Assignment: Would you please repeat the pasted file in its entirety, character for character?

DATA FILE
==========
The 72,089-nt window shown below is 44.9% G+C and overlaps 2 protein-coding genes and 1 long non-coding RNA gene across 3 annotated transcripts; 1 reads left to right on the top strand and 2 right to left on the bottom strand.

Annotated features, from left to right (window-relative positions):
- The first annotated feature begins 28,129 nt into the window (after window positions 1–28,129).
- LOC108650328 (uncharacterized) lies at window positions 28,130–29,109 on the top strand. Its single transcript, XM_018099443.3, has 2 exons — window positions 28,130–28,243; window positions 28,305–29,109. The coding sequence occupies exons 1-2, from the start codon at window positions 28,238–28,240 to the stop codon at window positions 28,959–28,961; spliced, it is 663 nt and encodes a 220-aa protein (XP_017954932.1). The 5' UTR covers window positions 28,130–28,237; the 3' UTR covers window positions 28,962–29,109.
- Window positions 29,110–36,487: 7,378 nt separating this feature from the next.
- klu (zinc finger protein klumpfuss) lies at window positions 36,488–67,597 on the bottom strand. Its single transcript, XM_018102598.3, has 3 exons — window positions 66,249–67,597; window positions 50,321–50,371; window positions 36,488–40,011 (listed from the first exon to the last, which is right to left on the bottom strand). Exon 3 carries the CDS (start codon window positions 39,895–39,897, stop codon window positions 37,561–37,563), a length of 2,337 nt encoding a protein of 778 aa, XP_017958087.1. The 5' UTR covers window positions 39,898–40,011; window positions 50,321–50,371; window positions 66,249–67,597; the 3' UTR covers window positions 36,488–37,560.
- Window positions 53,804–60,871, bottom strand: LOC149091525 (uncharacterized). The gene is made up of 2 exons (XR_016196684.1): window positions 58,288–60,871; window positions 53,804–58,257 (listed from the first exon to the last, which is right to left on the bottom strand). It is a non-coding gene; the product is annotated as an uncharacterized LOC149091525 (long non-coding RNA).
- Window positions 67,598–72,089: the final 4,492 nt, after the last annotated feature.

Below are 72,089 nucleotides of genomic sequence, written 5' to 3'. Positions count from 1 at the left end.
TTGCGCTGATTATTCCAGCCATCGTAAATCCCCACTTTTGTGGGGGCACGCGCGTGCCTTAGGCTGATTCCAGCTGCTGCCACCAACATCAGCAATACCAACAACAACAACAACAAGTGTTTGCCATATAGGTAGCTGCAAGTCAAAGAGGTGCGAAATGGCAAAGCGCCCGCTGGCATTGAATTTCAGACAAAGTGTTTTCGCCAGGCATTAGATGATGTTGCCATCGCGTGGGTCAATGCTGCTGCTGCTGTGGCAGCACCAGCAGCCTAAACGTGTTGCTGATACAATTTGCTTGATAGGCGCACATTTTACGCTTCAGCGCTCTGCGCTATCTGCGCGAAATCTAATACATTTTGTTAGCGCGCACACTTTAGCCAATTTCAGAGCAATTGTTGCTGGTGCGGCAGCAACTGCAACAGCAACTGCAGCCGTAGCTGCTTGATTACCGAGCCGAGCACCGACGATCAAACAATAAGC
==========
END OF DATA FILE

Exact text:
The 72,089-nt window shown below is 44.9% G+C and overlaps 2 protein-coding genes and 1 long non-coding RNA gene across 3 annotated transcripts; 1 reads left to right on the top strand and 2 right to left on the bottom strand.

Annotated features, from left to right (window-relative positions):
- The first annotated feature begins 28,129 nt into the window (after window positions 1–28,129).
- LOC108650328 (uncharacterized) lies at window positions 28,130–29,109 on the top strand. Its single transcript, XM_018099443.3, has 2 exons — window positions 28,130–28,243; window positions 28,305–29,109. The coding sequence occupies exons 1-2, from the start codon at window positions 28,238–28,240 to the stop codon at window positions 28,959–28,961; spliced, it is 663 nt and encodes a 220-aa protein (XP_017954932.1). The 5' UTR covers window positions 28,130–28,237; the 3' UTR covers window positions 28,962–29,109.
- Window positions 29,110–36,487: 7,378 nt separating this feature from the next.
- klu (zinc finger protein klumpfuss) lies at window positions 36,488–67,597 on the bottom strand. Its single transcript, XM_018102598.3, has 3 exons — window positions 66,249–67,597; window positions 50,321–50,371; window positions 36,488–40,011 (listed from the first exon to the last, which is right to left on the bottom strand). Exon 3 carries the CDS (start codon window positions 39,895–39,897, stop codon window positions 37,561–37,563), a length of 2,337 nt encoding a protein of 778 aa, XP_017958087.1. The 5' UTR covers window positions 39,898–40,011; window positions 50,321–50,371; window positions 66,249–67,597; the 3' UTR covers window positions 36,488–37,560.
- Window positions 53,804–60,871, bottom strand: LOC149091525 (uncharacterized). The gene is made up of 2 exons (XR_016196684.1): window positions 58,288–60,871; window positions 53,804–58,257 (listed from the first exon to the last, which is right to left on the bottom strand). It is a non-coding gene; the product is annotated as an uncharacterized LOC149091525 (long non-coding RNA).
- Window positions 67,598–72,089: the final 4,492 nt, after the last annotated feature.

Below are 72,089 nucleotides of genomic sequence, written 5' to 3'. Positions count from 1 at the left end.
TTGCGCTGATTATTCCAGCCATCGTAAATCCCCACTTTTGTGGGGGCACGCGCGTGCCTTAGGCTGATTCCAGCTGCTGCCACCAACATCAGCAATACCAACAACAACAACAACAAGTGTTTGCCATATAGGTAGCTGCAAGTCAAAGAGGTGCGAAATGGCAAAGCGCCCGCTGGCATTGAATTTCAGACAAAGTGTTTTCGCCAGGCATTAGATGATGTTGCCATCGCGTGGGTCAATGCTGCTGCTGCTGTGGCAGCACCAGCAGCCTAAACGTGTTGCTGATACAATTTGCTTGATAGGCGCACATTTTACGCTTCAGCGCTCTGCGCTATCTGCGCGAAATCTAATACATTTTGTTAGCGCGCACACTTTAGCCAATTTCAGAGCAATTGTTGCTGGTGCGGCAGCAACTGCAACAGCAACTGCAGCCGTAGCTGCTTGATTACCGAGCCGAGCACCGACGATCAAACAATAAGC